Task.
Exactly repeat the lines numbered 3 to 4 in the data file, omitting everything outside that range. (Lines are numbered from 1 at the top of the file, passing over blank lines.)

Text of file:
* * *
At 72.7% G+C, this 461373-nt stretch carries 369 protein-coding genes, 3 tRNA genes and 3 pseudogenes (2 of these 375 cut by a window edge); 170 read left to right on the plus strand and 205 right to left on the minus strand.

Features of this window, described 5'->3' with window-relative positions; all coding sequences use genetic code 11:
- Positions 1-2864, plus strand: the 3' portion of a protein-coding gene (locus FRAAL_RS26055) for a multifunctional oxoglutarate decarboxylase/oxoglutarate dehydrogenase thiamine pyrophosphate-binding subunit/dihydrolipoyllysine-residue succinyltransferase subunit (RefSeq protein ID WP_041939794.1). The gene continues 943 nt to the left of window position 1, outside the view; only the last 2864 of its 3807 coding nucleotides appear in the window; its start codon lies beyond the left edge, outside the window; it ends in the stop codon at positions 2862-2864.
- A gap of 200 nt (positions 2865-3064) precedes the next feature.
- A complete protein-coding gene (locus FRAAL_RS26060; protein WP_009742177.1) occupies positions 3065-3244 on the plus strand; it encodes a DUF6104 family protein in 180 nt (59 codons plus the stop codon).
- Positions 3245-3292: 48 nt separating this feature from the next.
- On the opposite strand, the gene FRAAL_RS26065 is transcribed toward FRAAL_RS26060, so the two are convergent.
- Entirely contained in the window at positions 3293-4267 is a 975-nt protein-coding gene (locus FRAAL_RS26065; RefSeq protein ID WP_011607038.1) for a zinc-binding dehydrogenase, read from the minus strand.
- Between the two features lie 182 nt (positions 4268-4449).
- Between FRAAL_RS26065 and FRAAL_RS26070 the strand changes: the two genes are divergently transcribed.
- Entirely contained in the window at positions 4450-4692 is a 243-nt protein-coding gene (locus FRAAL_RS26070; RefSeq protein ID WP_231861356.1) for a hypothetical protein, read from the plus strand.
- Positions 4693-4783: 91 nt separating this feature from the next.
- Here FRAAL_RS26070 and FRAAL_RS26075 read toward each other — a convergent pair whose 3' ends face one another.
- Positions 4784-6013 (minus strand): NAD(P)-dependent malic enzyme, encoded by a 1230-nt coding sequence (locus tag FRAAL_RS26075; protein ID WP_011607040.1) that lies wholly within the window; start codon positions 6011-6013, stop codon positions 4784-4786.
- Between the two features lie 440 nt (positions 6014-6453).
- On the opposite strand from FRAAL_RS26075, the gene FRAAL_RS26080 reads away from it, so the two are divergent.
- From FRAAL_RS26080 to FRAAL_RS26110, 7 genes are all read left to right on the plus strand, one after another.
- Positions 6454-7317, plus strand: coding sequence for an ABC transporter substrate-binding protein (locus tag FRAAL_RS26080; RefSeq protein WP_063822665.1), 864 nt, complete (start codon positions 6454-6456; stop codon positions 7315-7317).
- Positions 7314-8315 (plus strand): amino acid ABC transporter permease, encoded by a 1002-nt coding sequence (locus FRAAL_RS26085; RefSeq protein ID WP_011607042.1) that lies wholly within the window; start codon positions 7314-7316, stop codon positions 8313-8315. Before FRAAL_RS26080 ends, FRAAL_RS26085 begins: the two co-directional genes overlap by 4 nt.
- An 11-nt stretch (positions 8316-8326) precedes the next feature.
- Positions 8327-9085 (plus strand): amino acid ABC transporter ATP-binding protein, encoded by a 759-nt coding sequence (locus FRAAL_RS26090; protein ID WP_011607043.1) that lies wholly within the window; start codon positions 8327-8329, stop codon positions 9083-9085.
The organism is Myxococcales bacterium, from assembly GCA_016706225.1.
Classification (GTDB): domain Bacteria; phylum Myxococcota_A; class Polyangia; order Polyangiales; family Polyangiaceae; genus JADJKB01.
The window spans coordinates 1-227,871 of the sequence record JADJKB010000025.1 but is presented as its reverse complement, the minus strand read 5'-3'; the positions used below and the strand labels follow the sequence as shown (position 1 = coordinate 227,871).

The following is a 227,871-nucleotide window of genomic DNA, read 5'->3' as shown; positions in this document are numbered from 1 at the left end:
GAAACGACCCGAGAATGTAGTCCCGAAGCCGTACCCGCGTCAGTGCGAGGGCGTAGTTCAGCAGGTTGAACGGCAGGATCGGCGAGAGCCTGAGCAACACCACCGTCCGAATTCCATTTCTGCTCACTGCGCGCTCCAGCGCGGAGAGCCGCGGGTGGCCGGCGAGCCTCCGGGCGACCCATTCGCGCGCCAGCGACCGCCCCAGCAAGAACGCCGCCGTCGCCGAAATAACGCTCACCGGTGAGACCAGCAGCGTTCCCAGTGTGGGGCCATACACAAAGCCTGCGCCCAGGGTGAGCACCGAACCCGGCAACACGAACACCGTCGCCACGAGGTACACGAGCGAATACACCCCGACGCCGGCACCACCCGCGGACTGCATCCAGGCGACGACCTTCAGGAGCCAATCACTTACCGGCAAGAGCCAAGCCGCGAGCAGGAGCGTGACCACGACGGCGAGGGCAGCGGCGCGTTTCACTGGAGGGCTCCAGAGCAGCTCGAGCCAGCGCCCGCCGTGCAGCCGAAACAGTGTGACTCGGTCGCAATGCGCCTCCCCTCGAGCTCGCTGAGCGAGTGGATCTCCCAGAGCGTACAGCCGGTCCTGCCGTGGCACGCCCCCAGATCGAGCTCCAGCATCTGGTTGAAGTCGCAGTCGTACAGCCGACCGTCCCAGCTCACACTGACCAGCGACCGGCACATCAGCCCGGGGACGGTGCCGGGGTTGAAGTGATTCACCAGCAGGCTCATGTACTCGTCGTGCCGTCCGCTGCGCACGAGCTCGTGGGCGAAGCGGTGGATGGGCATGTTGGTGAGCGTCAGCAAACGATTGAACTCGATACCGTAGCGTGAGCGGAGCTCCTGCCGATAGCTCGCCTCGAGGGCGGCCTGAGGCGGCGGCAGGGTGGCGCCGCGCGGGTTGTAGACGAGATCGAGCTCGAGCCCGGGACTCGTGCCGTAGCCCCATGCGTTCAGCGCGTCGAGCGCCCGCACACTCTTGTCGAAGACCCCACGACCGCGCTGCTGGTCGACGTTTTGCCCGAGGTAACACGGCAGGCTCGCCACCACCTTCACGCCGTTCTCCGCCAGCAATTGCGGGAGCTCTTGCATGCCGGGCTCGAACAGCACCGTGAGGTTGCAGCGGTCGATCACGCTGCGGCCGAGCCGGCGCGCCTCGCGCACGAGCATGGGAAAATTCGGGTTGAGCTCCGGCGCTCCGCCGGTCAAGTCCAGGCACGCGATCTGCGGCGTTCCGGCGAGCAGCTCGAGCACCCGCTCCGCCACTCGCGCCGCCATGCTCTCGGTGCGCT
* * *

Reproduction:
- Positions 1-2864, plus strand: the 3' portion of a protein-coding gene (locus FRAAL_RS26055) for a multifunctional oxoglutarate decarboxylase/oxoglutarate dehydrogenase thiamine pyrophosphate-binding subunit/dihydrolipoyllysine-residue succinyltransferase subunit (RefSeq protein ID WP_041939794.1). The gene continues 943 nt to the left of window position 1, outside the view; only the last 2864 of its 3807 coding nucleotides appear in the window; its start codon lies beyond the left edge, outside the window; it ends in the stop codon at positions 2862-2864.
- A gap of 200 nt (positions 2865-3064) precedes the next feature.